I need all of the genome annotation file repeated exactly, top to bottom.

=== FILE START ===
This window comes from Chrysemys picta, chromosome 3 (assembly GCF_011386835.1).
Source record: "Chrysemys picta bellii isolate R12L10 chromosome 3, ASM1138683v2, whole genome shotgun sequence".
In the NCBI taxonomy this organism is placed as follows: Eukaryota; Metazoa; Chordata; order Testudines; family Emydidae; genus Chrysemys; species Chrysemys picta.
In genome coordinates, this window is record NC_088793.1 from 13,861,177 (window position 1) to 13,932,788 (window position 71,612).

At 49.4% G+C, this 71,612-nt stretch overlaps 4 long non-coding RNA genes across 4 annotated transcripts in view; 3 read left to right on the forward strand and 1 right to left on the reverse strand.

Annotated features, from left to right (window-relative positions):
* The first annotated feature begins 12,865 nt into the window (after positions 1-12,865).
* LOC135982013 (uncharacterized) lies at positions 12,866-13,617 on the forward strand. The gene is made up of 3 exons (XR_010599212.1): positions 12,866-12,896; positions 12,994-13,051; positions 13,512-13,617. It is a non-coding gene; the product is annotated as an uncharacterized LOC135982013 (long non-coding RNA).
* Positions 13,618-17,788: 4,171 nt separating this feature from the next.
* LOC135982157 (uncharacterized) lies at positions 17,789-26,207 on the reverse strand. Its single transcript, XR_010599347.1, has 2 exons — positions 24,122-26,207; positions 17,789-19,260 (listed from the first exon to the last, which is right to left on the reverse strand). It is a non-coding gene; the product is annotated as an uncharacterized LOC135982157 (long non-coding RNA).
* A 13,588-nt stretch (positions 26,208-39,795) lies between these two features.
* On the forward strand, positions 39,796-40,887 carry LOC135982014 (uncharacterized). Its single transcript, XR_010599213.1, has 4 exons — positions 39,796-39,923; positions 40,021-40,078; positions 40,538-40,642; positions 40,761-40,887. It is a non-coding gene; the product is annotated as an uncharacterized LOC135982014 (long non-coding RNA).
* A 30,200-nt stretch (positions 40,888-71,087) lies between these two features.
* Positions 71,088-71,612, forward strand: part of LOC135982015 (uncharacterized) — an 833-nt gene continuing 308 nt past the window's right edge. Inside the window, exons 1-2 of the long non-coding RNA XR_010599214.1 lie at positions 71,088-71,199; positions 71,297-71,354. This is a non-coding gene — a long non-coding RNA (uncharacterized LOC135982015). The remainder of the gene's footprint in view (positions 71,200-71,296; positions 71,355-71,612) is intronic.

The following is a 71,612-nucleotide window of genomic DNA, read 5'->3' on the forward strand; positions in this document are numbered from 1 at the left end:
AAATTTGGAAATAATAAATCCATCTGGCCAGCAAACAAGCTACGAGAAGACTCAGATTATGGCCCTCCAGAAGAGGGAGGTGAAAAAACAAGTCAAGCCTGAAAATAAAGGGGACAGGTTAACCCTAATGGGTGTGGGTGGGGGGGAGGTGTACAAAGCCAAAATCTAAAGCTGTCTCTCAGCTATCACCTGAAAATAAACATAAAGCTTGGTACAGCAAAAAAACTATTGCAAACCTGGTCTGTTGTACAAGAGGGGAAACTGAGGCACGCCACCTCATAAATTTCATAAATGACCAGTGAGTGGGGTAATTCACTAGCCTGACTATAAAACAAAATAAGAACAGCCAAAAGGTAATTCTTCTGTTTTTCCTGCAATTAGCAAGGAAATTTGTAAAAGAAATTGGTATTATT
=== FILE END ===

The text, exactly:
This window comes from Chrysemys picta, chromosome 3 (assembly GCF_011386835.1).
Source record: "Chrysemys picta bellii isolate R12L10 chromosome 3, ASM1138683v2, whole genome shotgun sequence".
In the NCBI taxonomy this organism is placed as follows: Eukaryota; Metazoa; Chordata; order Testudines; family Emydidae; genus Chrysemys; species Chrysemys picta.
In genome coordinates, this window is record NC_088793.1 from 13,861,177 (window position 1) to 13,932,788 (window position 71,612).

At 49.4% G+C, this 71,612-nt stretch overlaps 4 long non-coding RNA genes across 4 annotated transcripts in view; 3 read left to right on the forward strand and 1 right to left on the reverse strand.

Annotated features, from left to right (window-relative positions):
* The first annotated feature begins 12,865 nt into the window (after positions 1-12,865).
* LOC135982013 (uncharacterized) lies at positions 12,866-13,617 on the forward strand. The gene is made up of 3 exons (XR_010599212.1): positions 12,866-12,896; positions 12,994-13,051; positions 13,512-13,617. It is a non-coding gene; the product is annotated as an uncharacterized LOC135982013 (long non-coding RNA).
* Positions 13,618-17,788: 4,171 nt separating this feature from the next.
* LOC135982157 (uncharacterized) lies at positions 17,789-26,207 on the reverse strand. Its single transcript, XR_010599347.1, has 2 exons — positions 24,122-26,207; positions 17,789-19,260 (listed from the first exon to the last, which is right to left on the reverse strand). It is a non-coding gene; the product is annotated as an uncharacterized LOC135982157 (long non-coding RNA).
* A 13,588-nt stretch (positions 26,208-39,795) lies between these two features.
* On the forward strand, positions 39,796-40,887 carry LOC135982014 (uncharacterized). Its single transcript, XR_010599213.1, has 4 exons — positions 39,796-39,923; positions 40,021-40,078; positions 40,538-40,642; positions 40,761-40,887. It is a non-coding gene; the product is annotated as an uncharacterized LOC135982014 (long non-coding RNA).
* A 30,200-nt stretch (positions 40,888-71,087) lies between these two features.
* Positions 71,088-71,612, forward strand: part of LOC135982015 (uncharacterized) — an 833-nt gene continuing 308 nt past the window's right edge. Inside the window, exons 1-2 of the long non-coding RNA XR_010599214.1 lie at positions 71,088-71,199; positions 71,297-71,354. This is a non-coding gene — a long non-coding RNA (uncharacterized LOC135982015). The remainder of the gene's footprint in view (positions 71,200-71,296; positions 71,355-71,612) is intronic.

The following is a 71,612-nucleotide window of genomic DNA, read 5'->3' on the forward strand; positions in this document are numbered from 1 at the left end:
AAATTTGGAAATAATAAATCCATCTGGCCAGCAAACAAGCTACGAGAAGACTCAGATTATGGCCCTCCAGAAGAGGGAGGTGAAAAAACAAGTCAAGCCTGAAAATAAAGGGGACAGGTTAACCCTAATGGGTGTGGGTGGGGGGGAGGTGTACAAAGCCAAAATCTAAAGCTGTCTCTCAGCTATCACCTGAAAATAAACATAAAGCTTGGTACAGCAAAAAAACTATTGCAAACCTGGTCTGTTGTACAAGAGGGGAAACTGAGGCACGCCACCTCATAAATTTCATAAATGACCAGTGAGTGGGGTAATTCACTAGCCTGACTATAAAACAAAATAAGAACAGCCAAAAGGTAATTCTTCTGTTTTTCCTGCAATTAGCAAGGAAATTTGTAAAAGAAATTGGTATTATT